{
            quickSortAlgorithm q_Sort = new quickSortAlgorithm();

            int[] array = { 7,2,1,6,8,5,3,4};
            q_Sort.array = array;
            q_Sort.len = q_Sort.array.Length;
            q_Sort.QuickSortAlgorithm();

            for (int j = 0; j < q_Sort.len; j++)
            {
                Console.WriteLine(q_Sort.array[j]);
            }
            Console.ReadKey();
        }
    }
}

Using Recursion:
class Program
    {
        static public int Partition(int[] numbers, int left, int right)
        {
            int pivot = numbers[left];
            while (true)
            {
                while (numbers[left] < pivot)
                    left++;

                while (numbers[right] > pivot)
                    right--;

                if (left < right)
                {
                    int temp = numbers[right];
                    numbers[right] = numbers[left];
                    numbers[left] = temp;
                }
                else
                {
                    return right;
                }
            }
        }
        static public void QuickSort_Recursive(int[] arr, int left, int right)
        {
            // For Recusrion
            if (left < right)
            {
                int pivot = Partition(arr, left, right);

                if (pivot > 1)
                    QuickSort_Recursive(arr, left, pivot - 1);

                if (pivot + 1 < right)
                    QuickSort_Recursive(arr, pivot + 1, right);
            }
        }

        static void Main(string[] args)
        {
            int[] numbers = { 7,2,1,6,8,5,3,4};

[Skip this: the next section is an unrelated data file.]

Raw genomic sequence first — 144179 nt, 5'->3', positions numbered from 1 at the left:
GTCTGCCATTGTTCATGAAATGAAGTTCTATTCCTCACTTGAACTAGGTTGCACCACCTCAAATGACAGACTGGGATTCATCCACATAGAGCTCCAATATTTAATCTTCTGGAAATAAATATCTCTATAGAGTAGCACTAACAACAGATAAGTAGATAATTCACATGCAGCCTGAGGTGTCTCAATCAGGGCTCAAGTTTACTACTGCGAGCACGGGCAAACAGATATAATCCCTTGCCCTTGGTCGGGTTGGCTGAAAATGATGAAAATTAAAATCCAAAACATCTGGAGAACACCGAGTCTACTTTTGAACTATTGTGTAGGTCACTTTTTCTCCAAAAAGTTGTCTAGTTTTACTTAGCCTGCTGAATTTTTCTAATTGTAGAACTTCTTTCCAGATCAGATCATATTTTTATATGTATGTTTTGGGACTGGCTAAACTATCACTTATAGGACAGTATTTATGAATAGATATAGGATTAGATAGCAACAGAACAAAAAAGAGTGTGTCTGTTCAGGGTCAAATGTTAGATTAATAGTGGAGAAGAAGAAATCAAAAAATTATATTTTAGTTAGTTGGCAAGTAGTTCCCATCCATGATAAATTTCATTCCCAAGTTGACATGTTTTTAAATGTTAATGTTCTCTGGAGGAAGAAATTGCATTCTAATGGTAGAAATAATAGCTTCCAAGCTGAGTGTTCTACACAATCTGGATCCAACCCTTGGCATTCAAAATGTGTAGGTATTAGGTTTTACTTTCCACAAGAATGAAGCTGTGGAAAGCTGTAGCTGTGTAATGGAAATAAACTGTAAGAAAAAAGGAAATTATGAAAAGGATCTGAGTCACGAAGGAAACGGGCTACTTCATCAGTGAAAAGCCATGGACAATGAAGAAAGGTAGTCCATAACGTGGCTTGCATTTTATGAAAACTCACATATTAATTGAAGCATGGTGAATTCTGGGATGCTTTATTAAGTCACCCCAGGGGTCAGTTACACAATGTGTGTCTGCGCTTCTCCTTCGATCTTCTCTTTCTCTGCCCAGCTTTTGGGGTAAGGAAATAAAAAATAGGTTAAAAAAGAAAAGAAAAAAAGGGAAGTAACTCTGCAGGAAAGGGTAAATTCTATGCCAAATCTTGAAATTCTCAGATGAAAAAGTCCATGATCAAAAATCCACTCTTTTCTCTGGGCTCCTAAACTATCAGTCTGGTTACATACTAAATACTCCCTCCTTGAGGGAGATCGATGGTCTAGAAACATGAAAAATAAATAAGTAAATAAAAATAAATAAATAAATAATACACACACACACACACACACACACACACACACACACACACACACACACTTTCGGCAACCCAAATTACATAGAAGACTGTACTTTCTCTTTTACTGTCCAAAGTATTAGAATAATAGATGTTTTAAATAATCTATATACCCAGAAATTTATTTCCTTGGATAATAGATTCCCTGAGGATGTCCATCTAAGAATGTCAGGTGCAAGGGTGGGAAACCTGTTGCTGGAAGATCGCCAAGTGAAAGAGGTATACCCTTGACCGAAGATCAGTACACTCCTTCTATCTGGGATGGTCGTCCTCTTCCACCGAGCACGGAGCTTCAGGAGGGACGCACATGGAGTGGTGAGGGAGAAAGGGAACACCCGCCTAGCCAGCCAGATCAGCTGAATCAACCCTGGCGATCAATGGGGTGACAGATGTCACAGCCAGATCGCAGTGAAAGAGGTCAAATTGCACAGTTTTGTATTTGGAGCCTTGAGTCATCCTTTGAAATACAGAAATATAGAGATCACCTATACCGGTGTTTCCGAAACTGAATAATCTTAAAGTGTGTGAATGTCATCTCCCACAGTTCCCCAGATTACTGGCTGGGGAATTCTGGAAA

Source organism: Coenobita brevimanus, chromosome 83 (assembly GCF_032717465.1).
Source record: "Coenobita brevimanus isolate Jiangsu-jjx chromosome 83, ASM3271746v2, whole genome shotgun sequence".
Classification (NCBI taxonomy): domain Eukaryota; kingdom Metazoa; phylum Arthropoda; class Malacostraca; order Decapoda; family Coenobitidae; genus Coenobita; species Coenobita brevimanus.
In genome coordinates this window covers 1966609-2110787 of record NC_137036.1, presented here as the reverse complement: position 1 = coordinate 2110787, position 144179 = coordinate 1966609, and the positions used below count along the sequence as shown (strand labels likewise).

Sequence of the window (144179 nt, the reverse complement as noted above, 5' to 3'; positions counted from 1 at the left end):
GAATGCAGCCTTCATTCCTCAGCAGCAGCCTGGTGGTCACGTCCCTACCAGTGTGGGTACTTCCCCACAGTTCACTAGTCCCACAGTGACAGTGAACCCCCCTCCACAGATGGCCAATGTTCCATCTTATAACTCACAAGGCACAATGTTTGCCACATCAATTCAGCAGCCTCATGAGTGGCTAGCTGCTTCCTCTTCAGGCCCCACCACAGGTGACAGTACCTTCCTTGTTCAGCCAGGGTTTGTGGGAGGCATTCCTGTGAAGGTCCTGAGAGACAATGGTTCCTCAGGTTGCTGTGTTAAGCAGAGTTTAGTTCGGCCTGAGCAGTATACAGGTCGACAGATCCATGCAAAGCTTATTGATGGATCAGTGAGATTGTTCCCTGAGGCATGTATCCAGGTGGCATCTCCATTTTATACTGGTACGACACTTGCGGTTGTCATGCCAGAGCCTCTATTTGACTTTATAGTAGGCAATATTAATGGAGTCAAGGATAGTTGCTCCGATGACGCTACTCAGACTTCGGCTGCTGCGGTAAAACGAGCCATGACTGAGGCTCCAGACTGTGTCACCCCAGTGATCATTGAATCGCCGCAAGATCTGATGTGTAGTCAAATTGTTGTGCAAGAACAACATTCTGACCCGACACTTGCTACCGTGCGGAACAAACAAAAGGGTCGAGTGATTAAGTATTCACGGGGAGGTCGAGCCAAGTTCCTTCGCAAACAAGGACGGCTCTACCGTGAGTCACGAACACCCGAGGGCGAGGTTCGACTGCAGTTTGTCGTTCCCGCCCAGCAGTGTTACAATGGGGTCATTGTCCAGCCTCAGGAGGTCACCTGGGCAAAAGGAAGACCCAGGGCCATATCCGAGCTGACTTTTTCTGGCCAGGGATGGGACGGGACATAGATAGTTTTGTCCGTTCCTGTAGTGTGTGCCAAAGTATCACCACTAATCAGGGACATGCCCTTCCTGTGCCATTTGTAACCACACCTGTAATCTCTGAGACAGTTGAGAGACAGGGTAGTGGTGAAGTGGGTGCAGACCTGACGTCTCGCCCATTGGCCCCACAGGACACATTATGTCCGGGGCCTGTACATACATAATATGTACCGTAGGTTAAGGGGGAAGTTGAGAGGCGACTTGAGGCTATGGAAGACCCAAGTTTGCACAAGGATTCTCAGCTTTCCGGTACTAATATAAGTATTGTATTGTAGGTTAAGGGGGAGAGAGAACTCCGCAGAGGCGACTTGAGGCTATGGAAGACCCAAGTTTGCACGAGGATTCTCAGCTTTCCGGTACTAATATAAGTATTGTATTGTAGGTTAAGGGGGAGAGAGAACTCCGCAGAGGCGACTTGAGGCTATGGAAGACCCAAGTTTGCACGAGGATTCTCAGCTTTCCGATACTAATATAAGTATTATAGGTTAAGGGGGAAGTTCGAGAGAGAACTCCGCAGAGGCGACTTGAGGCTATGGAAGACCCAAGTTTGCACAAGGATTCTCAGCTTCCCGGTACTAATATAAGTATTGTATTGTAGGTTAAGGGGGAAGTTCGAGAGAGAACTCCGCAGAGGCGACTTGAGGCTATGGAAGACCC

int len = numbers.Length;

            Console.WriteLine("QuickSort By Recursive Method");
            QuickSort_Recursive(numbers, 0, len - 1);
            for (int i = 0; i < len; i++)
                Console.WriteLine(numbers[i]);

            Console.WriteLine();

        }
    }


Complexity Analysis of Quick Sort
For an array, in which partitioning leads to unbalanced subarrays, to an extent where on the left side there are no elements, with all the elements greater than the pivot, hence on the right side.
And if keep on getting unbalanced subarrays, then the running time is the worst case, which is O(n2)
Whereas if partitioning leads to almost equal subarrays, then the running time is the best, with time complexity as O(n*log n).
Worst Case Time Complexity [ Big-O ]: O(n2)
Best Case Time Complexity [Big-omega]: O(n*log n)
Average Time Complexity [Big-theta]: O(n*log n)
Space Complexity: O(n*log n)


As we know now, that if subarrays partitioning produced after partitioning are unbalanced, quick sort will take more time to finish. If someone knows that you pick the last index as pivot all the time, they can intentionally provide you with an array which will result in worst-case running time for quicksort.
To avoid this, you can pick random pivot element too. It won't make any difference in the algorithm, as all you need to do is, pick a random element from the array, swap it with the element at the last index, make it the pivot and carry on with quick sort.
  • Space required by quick sort is very less, only O(n*log n) additional space is required.
  • Quick sort is not a stable sorting technique so it might change the occurence of two similar elements in the list while sorting.